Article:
Cast: Akshay Kumar, Bhumi Pednekar, Divyendu Sharma and Sudeep Sharma
Lately, Bharat Sarkar planned many programmes for the betterment of our country, especially for those rural belts which have not been looked at, for many years. One of the most popular campaigns is PM Modi’s beloved ‘Swachh Bharat Abhiyan’ which also includes the agenda of ending open defecation. The concept has been promoted across platforms, in support of every format, earlier through TV shows and now through this movie, Toilet - Ek Prem Katha. But just like many other advertorial videos, this film too is impressive only for the cause and not for the execution.
Thirty-six-year-old Keshav (Akshay Kumar) who lives with his father Panditji (Sudheer Pandey) and his brother Naru (Divyendu Sharma), wishes to get married, but due to Panditji’s superstitious and conservative beliefs, he is forced to get hitched to a buffalo as performing this ritual would offset his misaligned stars. Following this is the next belief that Keshav should only get married to a girl with a double thumb (keep Hrithik Roshan as reference) as she will bring good luck to his life. Whilst being frustrated with these senseless demands, Keshav, on one fine day, meets Jaya (Bhumi Pednekar) over a fight on a train.
He instantly gets attracted to her, and after repeatedly following, meeting and wooing her, both agree to get married, by going ahead with a jugaad and fooling Panditji. But the situation starts getting worse when the new dulhan finds no toilet in the house, and for her to complete those chores, she has to be a part of the gaon’s lota party, before dawn. She complains to Keshav who like a good husband tries to help her with every loose option, and nothing concrete. This irks her and she gets back to her parents one fine day, eventually leading to a ruckus in the village and a divorce agreement between the two.
The poor husband tries hard to find a solution, but does he build a toilet against the traditions, norms and the societal will? Well, that is what rest of the film is about – a story where a bare necessity interconnects with many challenging orthodox age-old traditions, some believe, in today’s life.
The film’s concept and the cause shown here deserve an appreciation. Narayan Singh's idea to bring this issue to the forefront is commendable. The movie does manage to point out many ideas followed blindly across India, primarily in the rural areas. But the flaw here is in the narration of the film as it doesn’t translate into a thorough entertainer.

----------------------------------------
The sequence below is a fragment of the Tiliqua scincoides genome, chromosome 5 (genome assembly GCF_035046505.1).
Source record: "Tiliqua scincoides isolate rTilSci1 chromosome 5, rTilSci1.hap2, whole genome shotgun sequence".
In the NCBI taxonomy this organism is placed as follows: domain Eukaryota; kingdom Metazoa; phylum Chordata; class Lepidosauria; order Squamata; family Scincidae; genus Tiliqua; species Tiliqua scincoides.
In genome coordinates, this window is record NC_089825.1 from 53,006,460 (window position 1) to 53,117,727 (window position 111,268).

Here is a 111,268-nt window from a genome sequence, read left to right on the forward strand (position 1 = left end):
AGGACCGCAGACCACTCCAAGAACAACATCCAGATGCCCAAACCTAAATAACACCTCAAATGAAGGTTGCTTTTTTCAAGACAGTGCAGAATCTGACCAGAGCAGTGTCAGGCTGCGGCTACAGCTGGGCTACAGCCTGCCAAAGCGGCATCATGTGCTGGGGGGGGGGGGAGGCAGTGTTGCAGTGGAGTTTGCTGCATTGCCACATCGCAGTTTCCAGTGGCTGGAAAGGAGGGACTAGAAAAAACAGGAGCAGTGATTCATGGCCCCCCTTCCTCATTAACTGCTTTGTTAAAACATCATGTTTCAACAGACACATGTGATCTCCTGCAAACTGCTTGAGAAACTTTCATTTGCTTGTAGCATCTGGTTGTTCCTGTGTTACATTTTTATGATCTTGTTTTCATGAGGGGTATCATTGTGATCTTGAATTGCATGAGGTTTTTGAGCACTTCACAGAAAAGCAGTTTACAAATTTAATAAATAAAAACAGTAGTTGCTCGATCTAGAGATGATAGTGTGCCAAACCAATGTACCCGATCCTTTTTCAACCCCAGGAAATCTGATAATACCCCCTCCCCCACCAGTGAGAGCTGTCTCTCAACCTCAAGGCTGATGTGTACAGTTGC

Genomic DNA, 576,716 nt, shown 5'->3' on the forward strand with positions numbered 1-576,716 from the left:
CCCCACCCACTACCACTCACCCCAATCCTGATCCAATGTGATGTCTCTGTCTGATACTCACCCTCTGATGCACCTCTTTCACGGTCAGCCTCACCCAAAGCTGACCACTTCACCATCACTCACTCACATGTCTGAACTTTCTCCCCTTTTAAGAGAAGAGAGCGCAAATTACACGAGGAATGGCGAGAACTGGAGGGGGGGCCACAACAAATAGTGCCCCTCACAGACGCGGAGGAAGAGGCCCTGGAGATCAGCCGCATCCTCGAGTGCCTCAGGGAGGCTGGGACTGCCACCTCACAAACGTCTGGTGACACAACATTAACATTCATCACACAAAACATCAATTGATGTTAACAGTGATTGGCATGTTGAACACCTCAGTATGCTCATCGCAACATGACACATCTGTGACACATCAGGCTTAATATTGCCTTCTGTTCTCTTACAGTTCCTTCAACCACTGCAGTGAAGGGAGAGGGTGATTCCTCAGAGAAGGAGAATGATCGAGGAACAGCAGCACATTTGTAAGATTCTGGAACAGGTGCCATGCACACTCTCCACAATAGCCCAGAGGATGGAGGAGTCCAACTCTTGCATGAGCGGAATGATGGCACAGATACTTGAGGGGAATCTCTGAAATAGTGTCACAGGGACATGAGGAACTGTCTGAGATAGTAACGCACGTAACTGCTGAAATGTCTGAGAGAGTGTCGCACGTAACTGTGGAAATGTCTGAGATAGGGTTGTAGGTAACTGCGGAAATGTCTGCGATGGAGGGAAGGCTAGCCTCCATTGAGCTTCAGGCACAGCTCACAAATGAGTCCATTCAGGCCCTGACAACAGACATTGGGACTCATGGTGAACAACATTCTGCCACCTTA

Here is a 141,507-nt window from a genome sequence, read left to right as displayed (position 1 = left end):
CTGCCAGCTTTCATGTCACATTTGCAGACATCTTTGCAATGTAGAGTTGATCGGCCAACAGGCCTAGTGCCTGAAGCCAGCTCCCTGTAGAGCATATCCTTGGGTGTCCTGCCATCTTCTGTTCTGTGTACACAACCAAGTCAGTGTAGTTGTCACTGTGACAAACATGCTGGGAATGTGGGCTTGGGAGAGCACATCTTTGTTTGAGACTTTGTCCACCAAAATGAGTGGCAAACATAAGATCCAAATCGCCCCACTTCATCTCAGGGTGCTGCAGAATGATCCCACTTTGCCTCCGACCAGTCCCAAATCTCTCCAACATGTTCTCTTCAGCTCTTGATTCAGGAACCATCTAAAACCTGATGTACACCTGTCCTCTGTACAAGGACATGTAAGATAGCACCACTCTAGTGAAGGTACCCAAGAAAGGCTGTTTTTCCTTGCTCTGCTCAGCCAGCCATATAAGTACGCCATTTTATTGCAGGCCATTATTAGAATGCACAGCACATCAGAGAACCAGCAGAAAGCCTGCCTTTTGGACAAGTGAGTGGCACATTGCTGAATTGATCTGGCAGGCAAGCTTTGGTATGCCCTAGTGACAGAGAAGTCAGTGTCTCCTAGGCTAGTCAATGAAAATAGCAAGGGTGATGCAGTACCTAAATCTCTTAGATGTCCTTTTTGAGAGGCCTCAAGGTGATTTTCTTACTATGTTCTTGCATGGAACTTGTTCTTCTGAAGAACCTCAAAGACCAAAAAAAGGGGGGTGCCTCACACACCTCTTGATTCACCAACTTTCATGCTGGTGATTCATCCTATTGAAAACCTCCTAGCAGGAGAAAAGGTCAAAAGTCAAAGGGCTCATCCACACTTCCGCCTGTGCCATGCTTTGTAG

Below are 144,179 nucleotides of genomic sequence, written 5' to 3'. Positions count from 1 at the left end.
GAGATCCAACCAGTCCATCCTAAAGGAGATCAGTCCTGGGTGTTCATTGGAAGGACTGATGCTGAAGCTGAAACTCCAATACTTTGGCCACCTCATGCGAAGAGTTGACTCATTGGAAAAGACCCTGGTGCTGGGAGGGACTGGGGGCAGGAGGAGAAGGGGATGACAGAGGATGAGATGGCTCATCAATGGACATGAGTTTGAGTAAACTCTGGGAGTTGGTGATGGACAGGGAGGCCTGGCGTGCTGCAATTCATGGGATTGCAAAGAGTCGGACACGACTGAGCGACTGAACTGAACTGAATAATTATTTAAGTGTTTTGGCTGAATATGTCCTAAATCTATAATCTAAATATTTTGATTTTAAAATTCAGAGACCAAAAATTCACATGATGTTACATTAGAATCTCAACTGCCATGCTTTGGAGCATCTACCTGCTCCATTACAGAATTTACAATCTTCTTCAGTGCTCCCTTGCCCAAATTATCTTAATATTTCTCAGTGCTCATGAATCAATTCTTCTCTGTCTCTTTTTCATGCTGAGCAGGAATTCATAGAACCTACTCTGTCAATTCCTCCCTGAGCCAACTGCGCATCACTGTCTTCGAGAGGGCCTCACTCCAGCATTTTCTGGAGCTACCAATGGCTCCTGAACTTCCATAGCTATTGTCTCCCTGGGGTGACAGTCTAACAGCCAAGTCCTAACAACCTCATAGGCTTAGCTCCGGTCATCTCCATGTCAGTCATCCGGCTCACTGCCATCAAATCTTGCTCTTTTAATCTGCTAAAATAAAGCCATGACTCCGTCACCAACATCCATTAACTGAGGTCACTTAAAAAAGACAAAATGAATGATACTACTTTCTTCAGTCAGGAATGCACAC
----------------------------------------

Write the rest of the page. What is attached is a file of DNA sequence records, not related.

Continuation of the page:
While the first half of the film strives to entertain with funny dialogues and moments, the second half focuses actually on the concept, but soon becomes repetitive and preachy, so much so that the makers also take a chance to talk about Modi’s demonetisation move, eventually making this social satire a well-conceptualised propaganda.
Talking about the actors, Akshay Kumar delivers a decent performance as Keshav and is hilarious in parts. Bhumi Pednekar as Jaya is impressive, and she is strong throughout the film. Divyendu Sharma as Naru is also funny and his character adds a lot of value to Keshav’s role. Sudheer Pandey delivers the Panditji to the best. There are moments where you wish to raise a voice against his orthodox views and thoughts. Anupam Kher’s role is the only character poorly written for the film and it did seem that the legendary actor was trying hard to justify the role.
The cinematography and locations chosen for the film were very well captured. The screenplay and dialogues could have been better. But if any element has to be pointed out for the poor delivery of the film, it is the editing. The makers should have made a simple film to convey a significant message wrapped in a love story. But they chose to showcase a 160 minute long, snail-paced film, which chokes you to boredom, not only due to its length but also due to the pace and a highly predictable climax.
To sum it up, this visit to the ‘Toilet’ will leave you unsatisfied. If you had a plan to go for it, give it a second thought - flush it.